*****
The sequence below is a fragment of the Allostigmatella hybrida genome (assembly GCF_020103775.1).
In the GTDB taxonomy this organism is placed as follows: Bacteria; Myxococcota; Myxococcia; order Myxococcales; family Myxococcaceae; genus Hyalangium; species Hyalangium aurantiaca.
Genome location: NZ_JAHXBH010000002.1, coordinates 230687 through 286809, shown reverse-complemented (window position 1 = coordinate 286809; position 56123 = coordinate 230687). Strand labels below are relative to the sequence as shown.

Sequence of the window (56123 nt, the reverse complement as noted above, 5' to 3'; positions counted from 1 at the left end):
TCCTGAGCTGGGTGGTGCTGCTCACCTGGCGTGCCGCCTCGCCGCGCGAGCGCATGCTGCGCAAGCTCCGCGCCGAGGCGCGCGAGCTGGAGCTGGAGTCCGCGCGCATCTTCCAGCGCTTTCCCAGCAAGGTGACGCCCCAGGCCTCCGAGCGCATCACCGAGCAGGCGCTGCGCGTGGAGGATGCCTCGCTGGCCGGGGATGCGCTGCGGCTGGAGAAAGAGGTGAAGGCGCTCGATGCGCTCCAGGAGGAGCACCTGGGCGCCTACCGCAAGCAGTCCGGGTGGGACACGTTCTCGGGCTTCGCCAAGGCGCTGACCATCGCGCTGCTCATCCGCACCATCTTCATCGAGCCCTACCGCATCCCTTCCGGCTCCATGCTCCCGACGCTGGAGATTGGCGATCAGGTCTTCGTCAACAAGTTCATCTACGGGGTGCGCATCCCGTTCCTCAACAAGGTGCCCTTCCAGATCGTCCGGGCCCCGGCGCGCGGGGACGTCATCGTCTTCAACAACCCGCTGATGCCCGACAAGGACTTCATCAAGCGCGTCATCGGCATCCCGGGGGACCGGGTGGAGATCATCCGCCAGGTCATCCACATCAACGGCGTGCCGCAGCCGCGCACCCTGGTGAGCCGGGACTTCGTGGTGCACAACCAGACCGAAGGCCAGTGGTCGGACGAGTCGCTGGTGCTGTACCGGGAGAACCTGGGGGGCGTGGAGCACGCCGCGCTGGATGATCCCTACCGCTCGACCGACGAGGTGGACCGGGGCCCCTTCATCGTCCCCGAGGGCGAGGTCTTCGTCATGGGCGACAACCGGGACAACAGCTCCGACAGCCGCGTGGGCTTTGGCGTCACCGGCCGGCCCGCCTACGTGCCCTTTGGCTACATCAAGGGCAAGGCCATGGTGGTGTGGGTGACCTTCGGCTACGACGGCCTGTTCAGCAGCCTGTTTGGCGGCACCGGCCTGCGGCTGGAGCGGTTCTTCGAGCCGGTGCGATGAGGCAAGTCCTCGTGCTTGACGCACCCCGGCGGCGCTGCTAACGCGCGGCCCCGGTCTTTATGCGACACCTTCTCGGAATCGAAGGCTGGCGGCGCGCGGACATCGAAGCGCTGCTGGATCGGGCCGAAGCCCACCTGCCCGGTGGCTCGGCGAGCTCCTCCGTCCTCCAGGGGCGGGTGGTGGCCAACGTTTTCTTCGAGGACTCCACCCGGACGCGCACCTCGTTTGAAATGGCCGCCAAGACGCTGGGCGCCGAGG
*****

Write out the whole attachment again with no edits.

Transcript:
The sequence below is a fragment of the Allostigmatella hybrida genome (assembly GCF_020103775.1).
In the GTDB taxonomy this organism is placed as follows: Bacteria; Myxococcota; Myxococcia; order Myxococcales; family Myxococcaceae; genus Hyalangium; species Hyalangium aurantiaca.
Genome location: NZ_JAHXBH010000002.1, coordinates 230687 through 286809, shown reverse-complemented (window position 1 = coordinate 286809; position 56123 = coordinate 230687). Strand labels below are relative to the sequence as shown.

Sequence of the window (56123 nt, the reverse complement as noted above, 5' to 3'; positions counted from 1 at the left end):
TCCTGAGCTGGGTGGTGCTGCTCACCTGGCGTGCCGCCTCGCCGCGCGAGCGCATGCTGCGCAAGCTCCGCGCCGAGGCGCGCGAGCTGGAGCTGGAGTCCGCGCGCATCTTCCAGCGCTTTCCCAGCAAGGTGACGCCCCAGGCCTCCGAGCGCATCACCGAGCAGGCGCTGCGCGTGGAGGATGCCTCGCTGGCCGGGGATGCGCTGCGGCTGGAGAAAGAGGTGAAGGCGCTCGATGCGCTCCAGGAGGAGCACCTGGGCGCCTACCGCAAGCAGTCCGGGTGGGACACGTTCTCGGGCTTCGCCAAGGCGCTGACCATCGCGCTGCTCATCCGCACCATCTTCATCGAGCCCTACCGCATCCCTTCCGGCTCCATGCTCCCGACGCTGGAGATTGGCGATCAGGTCTTCGTCAACAAGTTCATCTACGGGGTGCGCATCCCGTTCCTCAACAAGGTGCCCTTCCAGATCGTCCGGGCCCCGGCGCGCGGGGACGTCATCGTCTTCAACAACCCGCTGATGCCCGACAAGGACTTCATCAAGCGCGTCATCGGCATCCCGGGGGACCGGGTGGAGATCATCCGCCAGGTCATCCACATCAACGGCGTGCCGCAGCCGCGCACCCTGGTGAGCCGGGACTTCGTGGTGCACAACCAGACCGAAGGCCAGTGGTCGGACGAGTCGCTGGTGCTGTACCGGGAGAACCTGGGGGGCGTGGAGCACGCCGCGCTGGATGATCCCTACCGCTCGACCGACGAGGTGGACCGGGGCCCCTTCATCGTCCCCGAGGGCGAGGTCTTCGTCATGGGCGACAACCGGGACAACAGCTCCGACAGCCGCGTGGGCTTTGGCGTCACCGGCCGGCCCGCCTACGTGCCCTTTGGCTACATCAAGGGCAAGGCCATGGTGGTGTGGGTGACCTTCGGCTACGACGGCCTGTTCAGCAGCCTGTTTGGCGGCACCGGCCTGCGGCTGGAGCGGTTCTTCGAGCCGGTGCGATGAGGCAAGTCCTCGTGCTTGACGCACCCCGGCGGCGCTGCTAACGCGCGGCCCCGGTCTTTATGCGACACCTTCTCGGAATCGAAGGCTGGCGGCGCGCGGACATCGAAGCGCTGCTGGATCGGGCCGAAGCCCACCTGCCCGGTGGCTCGGCGAGCTCCTCCGTCCTCCAGGGGCGGGTGGTGGCCAACGTTTTCTTCGAGGACTCCACCCGGACGCGCACCTCGTTTGAAATGGCCGCCAAGACGCTGGGCGCCGAGG